On World Day for Cultural Diversity for Dialogue and Development, Xynteo's Chester Cunningham reminds us that in our interconnected world, for any real transformation to take place, organisations need to be mindful of how diversity is encouraged and sustained.
"It made me feel numb," Chester Cunningham, director of the award-winning Xynteo Exchange/Norway, is recalling his time working in a town that was dominated by the public sector. "We were all bureaucrats that not only shared the same politics, but we all wore the same clothes and ate the same food. Dinner party conversations became very predictable – we all agreed with each other!"
Chester has spent much of his life in search of new perspectives. In a career straddling science, law, diplomacy and business, one of his key learnings is that diversity of thought is a critical pre-condition for transformation. As an Australian working in Oslo, Chester says he has always wanted to live on the continent to experience its rich culture and history. The move ensured he stepped out of his comfort zone. "Certainly, there were some cultural adjustments. One needs to be a chameleon – adjusting to fit into any environment. But that doesn't mean you lose your identity, which for me is being an Australian," he adds.
Reflecting on his role at Xynteo– the variety of industries he works with and the complex challenges they now face, Chester says that, "it is a great feeling to surround yourself with like-minded people, but in a fast moving world, it can soon become the most dangerous thing you do. It's a recipe for stagnation." He believes that a key factor for transformation is having set ideas challenged. "It is in that stretch – that tension – that progress is made." A diverse team – be it in education, experience, culture, gender and age – encourages the individuals to check their biases and recognise their blind spots. He says that "having people with different backgrounds ensures the group does not get stuck in an echo chamber of the same voices."
An important example of this is the innovation work that Chester and his team have done with the mining company, Anglo American. Their aim in a recent project was to radically improve methods of discovering minerals deep underground, boosting productivity while ensuring minimal environmental impact. Although the mining value-chain had domain expertise, it was through the introduction of new perspectives that the group was able to approach an old problem with a new lens. "We invited a cancer researcher to help us understand how they approach a similar problem of detecting something you can't see." The group found themselves forced to re-think their approach in exploration.Instead of waiting for symptoms to manifest themselves in the patient, cancer therapy also includes mapping the genetic profile of individuals.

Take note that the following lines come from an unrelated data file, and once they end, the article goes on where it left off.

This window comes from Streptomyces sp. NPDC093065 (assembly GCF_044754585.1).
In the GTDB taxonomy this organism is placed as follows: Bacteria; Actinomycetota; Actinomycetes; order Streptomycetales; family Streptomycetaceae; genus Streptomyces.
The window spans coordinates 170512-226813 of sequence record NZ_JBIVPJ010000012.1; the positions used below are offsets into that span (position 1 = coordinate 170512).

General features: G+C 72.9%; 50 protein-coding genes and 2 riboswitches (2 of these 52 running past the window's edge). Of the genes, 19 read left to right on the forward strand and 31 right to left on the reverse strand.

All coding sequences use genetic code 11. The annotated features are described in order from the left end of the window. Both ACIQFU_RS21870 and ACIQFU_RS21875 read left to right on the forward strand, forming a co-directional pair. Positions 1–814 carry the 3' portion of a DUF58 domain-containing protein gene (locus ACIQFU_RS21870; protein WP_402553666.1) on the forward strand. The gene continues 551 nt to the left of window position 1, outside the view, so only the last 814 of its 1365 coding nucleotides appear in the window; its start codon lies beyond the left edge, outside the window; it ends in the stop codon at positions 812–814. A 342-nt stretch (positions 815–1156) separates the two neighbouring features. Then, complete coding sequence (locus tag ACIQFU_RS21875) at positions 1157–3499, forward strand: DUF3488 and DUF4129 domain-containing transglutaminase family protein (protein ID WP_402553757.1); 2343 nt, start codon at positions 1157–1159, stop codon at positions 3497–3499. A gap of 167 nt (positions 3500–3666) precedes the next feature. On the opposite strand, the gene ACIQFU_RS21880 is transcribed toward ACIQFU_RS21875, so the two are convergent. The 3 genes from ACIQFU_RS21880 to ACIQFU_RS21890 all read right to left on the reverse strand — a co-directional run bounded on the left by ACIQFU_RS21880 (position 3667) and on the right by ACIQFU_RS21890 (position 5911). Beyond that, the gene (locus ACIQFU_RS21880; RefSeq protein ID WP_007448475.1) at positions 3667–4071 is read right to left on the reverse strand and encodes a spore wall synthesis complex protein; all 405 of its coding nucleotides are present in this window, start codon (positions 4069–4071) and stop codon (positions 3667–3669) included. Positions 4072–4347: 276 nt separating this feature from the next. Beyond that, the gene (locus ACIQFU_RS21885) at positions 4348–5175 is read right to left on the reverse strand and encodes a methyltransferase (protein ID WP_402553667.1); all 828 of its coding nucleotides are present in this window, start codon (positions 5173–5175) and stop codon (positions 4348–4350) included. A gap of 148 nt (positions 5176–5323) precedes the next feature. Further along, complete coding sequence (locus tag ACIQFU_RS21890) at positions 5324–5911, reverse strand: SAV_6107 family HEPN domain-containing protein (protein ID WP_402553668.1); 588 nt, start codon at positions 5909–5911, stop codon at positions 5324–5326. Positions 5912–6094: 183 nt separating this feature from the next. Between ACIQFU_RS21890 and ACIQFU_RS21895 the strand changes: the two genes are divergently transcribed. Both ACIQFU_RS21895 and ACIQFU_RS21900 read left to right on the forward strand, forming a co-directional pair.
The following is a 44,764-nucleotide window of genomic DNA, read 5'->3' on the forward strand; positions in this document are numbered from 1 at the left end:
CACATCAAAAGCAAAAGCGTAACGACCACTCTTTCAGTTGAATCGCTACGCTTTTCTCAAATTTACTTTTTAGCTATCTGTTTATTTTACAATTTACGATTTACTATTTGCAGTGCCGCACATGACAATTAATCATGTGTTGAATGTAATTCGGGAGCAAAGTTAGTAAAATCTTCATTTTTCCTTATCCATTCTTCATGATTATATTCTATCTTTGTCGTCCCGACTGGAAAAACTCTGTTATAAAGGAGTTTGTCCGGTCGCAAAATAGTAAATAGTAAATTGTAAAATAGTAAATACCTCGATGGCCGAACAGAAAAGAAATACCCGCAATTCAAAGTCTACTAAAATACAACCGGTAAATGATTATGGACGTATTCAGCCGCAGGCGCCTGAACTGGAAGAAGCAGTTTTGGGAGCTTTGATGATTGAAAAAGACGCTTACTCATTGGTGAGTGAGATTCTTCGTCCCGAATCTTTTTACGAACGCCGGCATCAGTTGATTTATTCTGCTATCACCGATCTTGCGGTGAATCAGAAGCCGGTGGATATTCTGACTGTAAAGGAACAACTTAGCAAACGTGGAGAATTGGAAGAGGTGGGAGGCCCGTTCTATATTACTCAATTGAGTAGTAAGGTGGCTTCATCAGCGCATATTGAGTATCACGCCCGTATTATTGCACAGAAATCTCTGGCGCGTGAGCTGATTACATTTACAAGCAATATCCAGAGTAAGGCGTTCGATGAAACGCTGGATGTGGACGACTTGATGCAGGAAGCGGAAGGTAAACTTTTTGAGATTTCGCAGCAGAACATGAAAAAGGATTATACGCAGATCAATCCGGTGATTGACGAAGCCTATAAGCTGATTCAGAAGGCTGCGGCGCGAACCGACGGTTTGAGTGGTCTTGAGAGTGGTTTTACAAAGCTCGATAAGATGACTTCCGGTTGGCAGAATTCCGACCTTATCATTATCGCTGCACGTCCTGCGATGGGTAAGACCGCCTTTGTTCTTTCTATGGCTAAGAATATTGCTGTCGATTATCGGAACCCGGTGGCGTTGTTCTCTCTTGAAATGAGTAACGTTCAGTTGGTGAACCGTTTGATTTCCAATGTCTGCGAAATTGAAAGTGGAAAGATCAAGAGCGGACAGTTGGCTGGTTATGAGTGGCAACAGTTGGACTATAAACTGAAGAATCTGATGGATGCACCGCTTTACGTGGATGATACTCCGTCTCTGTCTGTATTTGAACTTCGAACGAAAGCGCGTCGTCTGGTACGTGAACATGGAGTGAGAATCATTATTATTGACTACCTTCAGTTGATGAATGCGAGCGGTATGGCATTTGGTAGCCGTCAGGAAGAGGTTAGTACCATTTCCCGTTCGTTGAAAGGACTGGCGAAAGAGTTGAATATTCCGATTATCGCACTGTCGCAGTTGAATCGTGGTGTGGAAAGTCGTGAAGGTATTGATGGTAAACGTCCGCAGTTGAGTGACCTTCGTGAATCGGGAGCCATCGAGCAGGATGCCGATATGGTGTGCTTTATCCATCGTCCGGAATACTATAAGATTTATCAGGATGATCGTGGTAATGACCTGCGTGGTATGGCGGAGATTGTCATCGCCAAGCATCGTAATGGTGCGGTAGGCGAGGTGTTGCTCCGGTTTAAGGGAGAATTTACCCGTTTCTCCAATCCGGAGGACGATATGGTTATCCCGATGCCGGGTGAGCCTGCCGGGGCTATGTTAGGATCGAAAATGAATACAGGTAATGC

The idea was to apply a similar approach to mining exploration. Instead of inferring from topographical formations, why not better understand what are some of the preconditions for these minerals to exist? Another element of working with a diverse workforce is to be mindful of the way they work. The best way to do so, according to him, is to play to the strengths of those individuals, instead of imposing uniformity. For example, the methods used at a recent open innovation studio with IKEA, helping to implement their sustainability strategy, not only recognised but encouraged diverse personalities. Using different tools, space was created for both extrovert and introverts, enabling the best ideas from both groups to surface.
On this World Day for Cultural Diversity for Dialogue and Development, Chester reminds us that, in our interconnected world, for any real transformation to take place, organisations need to be mindful of how diversity is encouraged and sustained. "We've got to have processes like this to engage with those who think differently to us. Even if we end up at the same place we started, we know it is resilient. But more often than not, diversity forces us onto new and better pathways. That is how you re-invent growth," he says.